20 FORYY-TC TO BC STEP2: FORZZ=LC 
TO RC STEPi6:PUT(Z2 s YY)'(ZZ+l5, 

YY+1 > , B,OR:NEXTZZ, YYl RETURN 

21 FORYY=TC TO BC STEP2: FORZ Z=LC 
TO RC STEPl6:PUT<ZZ t YY)~<ZZ+13 t 

YY+1) ,G, OR: NEXTZZ,YY: RETURN 

22 FQRYY-TC TO BC STEP2: FORZZ=LC 
TO RC STEP16:PUT t ZZ , YY) - I ZZ+ 15, 

YY+ 1 > , S, OR: NEXTZZ p YY: RETURN 

23 FORYY=TC TD BC STEP2: FORZ Z=LC 
TO RC STEP16;FUT(ZZ,YY>- (27+15, 

YY+1) ,P, OR: NEXTZZ, YY: RETURN 

24 FORYY-TC TO BC STEP2: FORZZ-LC 
TO RC STEP16:PUT(ZZ,YY)-(ZZ+15, 

YY+1) , L, OR: NEXT ZZ.YYI RETURN 
23 FQRYY*TC TO BC STEP2: FORZZ-LC 
TO RC STEP16:PUT<ZZ,YY>-<ZZ+15, 
YY+1) , V , OR : NEXTZZ , YY : RETURN 
90 * START YOUR PROGRAM HERE 
1 00 PM0DE4 : PCLS 1 : SCREEN 1,1; PMODE 
3 

1 10 PMODE 4 : COL OR0 ,0:LINE(0.0>-(2 
54, 192) , PSET. B: L I NEU2, B)~(243, i 
83) ,PSET,B:PAINT<2,2) ,0,0:PMODE3 
120 P T * = M P000 , 000- 255 , 008 ■ : GOSUB 
17:PT*-"P000, 182-253, 192":G09UB1 
7 : PT*= " P000 , 000-008 ( 1 92 " : GOSUB 1 7 
:PT*«"P240, 000-252 , 1 92" : GOSUB1 7 
130 GOSUB I 40: GOTO 150 
1 40 DRAW " BM40 , I 20G 1 ND4R 1 7 0D4 L 4 G4 
D2G 2 D2G4L 2G 4L 2G4L2G4D6F2R2F 204 L 1 
16U4E2R2E2U6H4L2mL2H4L2H2L2H2U2 



H2U2H4L4U4" : RETURN 
150 PAINT (50, 122) , 1 , 1 : PT»-°S036.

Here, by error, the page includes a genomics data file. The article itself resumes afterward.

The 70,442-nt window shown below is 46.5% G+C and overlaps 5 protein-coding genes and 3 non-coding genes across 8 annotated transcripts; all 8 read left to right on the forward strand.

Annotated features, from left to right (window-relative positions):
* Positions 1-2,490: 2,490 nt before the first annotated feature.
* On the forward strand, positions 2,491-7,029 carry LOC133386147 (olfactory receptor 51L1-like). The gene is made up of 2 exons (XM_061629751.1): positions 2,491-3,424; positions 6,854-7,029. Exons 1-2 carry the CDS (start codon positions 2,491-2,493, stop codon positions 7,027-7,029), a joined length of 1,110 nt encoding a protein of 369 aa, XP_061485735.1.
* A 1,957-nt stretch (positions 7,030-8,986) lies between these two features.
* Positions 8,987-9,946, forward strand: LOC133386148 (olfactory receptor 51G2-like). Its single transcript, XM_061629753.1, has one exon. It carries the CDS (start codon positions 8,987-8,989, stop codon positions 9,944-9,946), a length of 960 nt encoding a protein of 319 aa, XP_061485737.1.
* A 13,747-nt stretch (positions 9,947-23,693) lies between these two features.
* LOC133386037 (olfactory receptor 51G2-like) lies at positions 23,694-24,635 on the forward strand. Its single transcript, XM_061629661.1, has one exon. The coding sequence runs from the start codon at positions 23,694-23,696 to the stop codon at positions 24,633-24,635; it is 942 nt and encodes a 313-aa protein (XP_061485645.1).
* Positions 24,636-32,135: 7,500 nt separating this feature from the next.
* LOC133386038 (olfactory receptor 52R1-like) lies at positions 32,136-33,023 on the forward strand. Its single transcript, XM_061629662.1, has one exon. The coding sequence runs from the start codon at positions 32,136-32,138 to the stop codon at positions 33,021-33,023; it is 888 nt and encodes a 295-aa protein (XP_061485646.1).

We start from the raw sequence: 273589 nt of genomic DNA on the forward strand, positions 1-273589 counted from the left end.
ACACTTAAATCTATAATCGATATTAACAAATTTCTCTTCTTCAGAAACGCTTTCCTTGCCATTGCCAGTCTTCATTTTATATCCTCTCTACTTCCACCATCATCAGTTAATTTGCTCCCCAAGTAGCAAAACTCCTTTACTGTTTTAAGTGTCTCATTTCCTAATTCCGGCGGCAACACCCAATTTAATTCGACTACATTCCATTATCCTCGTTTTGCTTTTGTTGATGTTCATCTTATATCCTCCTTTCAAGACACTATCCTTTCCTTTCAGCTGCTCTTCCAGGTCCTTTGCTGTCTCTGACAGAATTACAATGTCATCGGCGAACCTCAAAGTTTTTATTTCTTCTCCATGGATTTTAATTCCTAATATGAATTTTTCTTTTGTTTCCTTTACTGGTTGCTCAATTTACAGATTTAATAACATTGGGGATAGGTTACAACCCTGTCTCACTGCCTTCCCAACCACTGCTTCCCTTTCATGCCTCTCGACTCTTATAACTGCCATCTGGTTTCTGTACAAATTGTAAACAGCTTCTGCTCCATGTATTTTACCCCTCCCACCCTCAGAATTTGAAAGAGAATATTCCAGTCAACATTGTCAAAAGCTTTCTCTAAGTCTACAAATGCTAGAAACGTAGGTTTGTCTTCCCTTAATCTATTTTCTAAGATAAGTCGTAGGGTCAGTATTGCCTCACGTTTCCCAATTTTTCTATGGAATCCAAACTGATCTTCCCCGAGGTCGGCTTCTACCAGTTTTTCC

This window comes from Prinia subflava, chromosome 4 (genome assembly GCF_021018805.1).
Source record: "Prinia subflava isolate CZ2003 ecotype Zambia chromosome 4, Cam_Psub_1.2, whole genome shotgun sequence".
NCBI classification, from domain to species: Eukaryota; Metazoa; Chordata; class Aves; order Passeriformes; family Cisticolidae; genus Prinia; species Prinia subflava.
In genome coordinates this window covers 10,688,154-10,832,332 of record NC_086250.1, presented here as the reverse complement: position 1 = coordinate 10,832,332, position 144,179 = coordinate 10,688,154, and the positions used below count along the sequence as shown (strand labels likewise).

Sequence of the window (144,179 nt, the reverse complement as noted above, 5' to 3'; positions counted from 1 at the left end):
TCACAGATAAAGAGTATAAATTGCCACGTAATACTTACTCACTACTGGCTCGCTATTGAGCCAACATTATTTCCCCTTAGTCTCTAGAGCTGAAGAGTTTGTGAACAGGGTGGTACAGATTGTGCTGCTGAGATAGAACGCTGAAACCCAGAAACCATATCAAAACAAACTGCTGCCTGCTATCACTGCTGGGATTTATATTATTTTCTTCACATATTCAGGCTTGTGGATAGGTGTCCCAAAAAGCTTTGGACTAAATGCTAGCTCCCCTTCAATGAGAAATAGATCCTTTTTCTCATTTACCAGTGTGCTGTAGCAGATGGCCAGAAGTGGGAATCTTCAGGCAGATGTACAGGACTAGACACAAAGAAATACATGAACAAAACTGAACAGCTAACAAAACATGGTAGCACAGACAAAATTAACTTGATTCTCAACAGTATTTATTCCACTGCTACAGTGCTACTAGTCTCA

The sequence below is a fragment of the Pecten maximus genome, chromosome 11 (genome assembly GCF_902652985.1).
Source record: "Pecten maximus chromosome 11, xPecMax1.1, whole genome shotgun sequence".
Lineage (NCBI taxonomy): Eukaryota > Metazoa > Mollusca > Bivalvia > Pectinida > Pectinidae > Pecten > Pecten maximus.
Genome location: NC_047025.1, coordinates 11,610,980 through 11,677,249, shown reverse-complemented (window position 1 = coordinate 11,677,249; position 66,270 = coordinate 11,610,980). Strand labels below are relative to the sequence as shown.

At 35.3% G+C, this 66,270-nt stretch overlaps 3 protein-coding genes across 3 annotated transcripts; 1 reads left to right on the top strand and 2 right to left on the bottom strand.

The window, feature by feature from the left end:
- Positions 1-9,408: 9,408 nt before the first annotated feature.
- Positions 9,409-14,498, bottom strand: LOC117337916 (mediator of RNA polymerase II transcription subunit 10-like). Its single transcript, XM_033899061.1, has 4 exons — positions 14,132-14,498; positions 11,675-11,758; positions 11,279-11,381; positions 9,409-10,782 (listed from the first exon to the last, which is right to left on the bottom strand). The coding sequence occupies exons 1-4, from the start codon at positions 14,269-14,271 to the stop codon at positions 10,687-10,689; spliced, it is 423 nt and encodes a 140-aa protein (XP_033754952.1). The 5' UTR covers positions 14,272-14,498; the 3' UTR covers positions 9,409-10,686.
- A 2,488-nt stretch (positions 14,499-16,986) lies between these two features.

120-210, 1 46 ° : GOSUB 1 7: PT«- "G062, 1 
48-214, 156": GOSUB17:PT»= 1> S0^B, 15 
0-210, 170": GOSUB 1 7 : GOSUB 1 40 
160 GQ3UB 170: GOTO 180 
170 CIRCLE (60, 100) ,30, 1 , 1. 1, .4, . 
7: CIRCLE* 130, 72) ,G0, l t -5, .2, .5:D 
RAW "BM160, 10SC1 D4G2DZC4 " : RETURN 
180 PAINT (138, 112) , 1 , 1 1PT*-" Y030 
,076-160, 1 18":GOSUB17:GOSUB170 
190 CIRCLE (120, 80) ,70, 1, .5, ,2, ,S 
: CIRCLE CI 14,72) ,80, 1,-6, .3* -4: CI 
RCLE(66, 100) ,26, 1, 1.1, .4, .6 
200 CIRCLE (100, 76) , 30, 1 , . 9: PAINT 
( 100,58) , 1 , 1 ;PT*e "6069*048-120, 0 
98": GOSUB 17: CIRCLE ( 100,76) ,30, 1, 
.9, *6, .2 

210 CIRCLE (82, 94) ,30,3, .9, .38, - 1 
:CIRCLE(130, 72) ,80,3,.5, *3, .47:P 
AINT (82,96) , 3, 3: CIRCLE (82, 94) ,30 
,1, -9,.SS, . l: CIRCLE (130, 72) ,80, 1 
,.5, .3,. 47 

220 CIRCLE (194, 104 > , 22, 1 , . 9, . 33. 
. 18:PAINT ( 194, 98) , I , 1 : PT*« H V16B, 
084-210, 1 18": GOSUB 1 7 : C I RCL E ( 194, 
104) ,22, l p .9, .33, , IB: CIRCLE (160, 
120) ,48, 1, 1, .6, .SB: PAINT U60, 100 
>,2,1 

230 CIRCLE* 160, 120) , 10, 1 , 1 p . 75, 1 
;CIRCLE(160, 100) , 10, 1, .9:CIRCLE( 
150,90) , 10, I, .9: CIRCLE (170, 86) ( 1 
0, l t . 9: CIRCLE (140, 1 10) , 10, 1 , 1 , - 5 
, I : CIRCLE ( 120, 1 10) , 10, 1 , .9, .S, l: 
CIRCLE (130, 102) , 10, 1, .9, .5, 1:CIR 
CLE (140,86) , 10, 1, .9, .28, .92 
240 CIRCLE ( 154,82) , 10, 1 , >9 f * 33, - 
96: CIRCLE (172, 110) ,8, 1, l t . 15, .75 
: DRAW " BM 1 26, 90C 1 R6F4D2BFBBR4R4BE 
20BR6E 4BL12BU2U2" 

250 CGL0R1, i:LINE(16, l2)-(239, 17 

9) , PSET, B:LINEU6, l46)-(66, 146) , 

I 'SE T : L i NE '. 239 .146) ( 1 B4, 146) , F'SE 

TSPAINT(20, 148) ,3,1 

260 CIRCLE(36,10),80, 1,.6,.02,.2 

5: DRAW 1 BM36. 56C I D10F6" 

270 CIRCLE (222, 10) ,80, 1, .6, -25, * 

49 : DRAW " BM22 2, 56C1R6DI 0G6 D7 4 " 

280 POKE 178, 14: PA INT (18,20) , , 1 

290 POKE178,26:PAINT (200,20) ,, 1 

300 PQKE178,34:PAINTU30,20> 1 

310 IF I NKEY*< >CHR» (13) THEN3 1 0 

320 PMODE 3: SCREEN 1, 1 

330 1 F I NKE Y*< >CHR» (13) THEN330 

340 PWODE3:SCREEN1,0 

350 !FlNKEY«>CHR*t 13)THEN350 

360 PM0DE4: SCREEN 1,0 

370 IF INKEY»OCHR» ( 13) THEN370 

380 PM00E4 : SCREEN!, i : ©OT03 10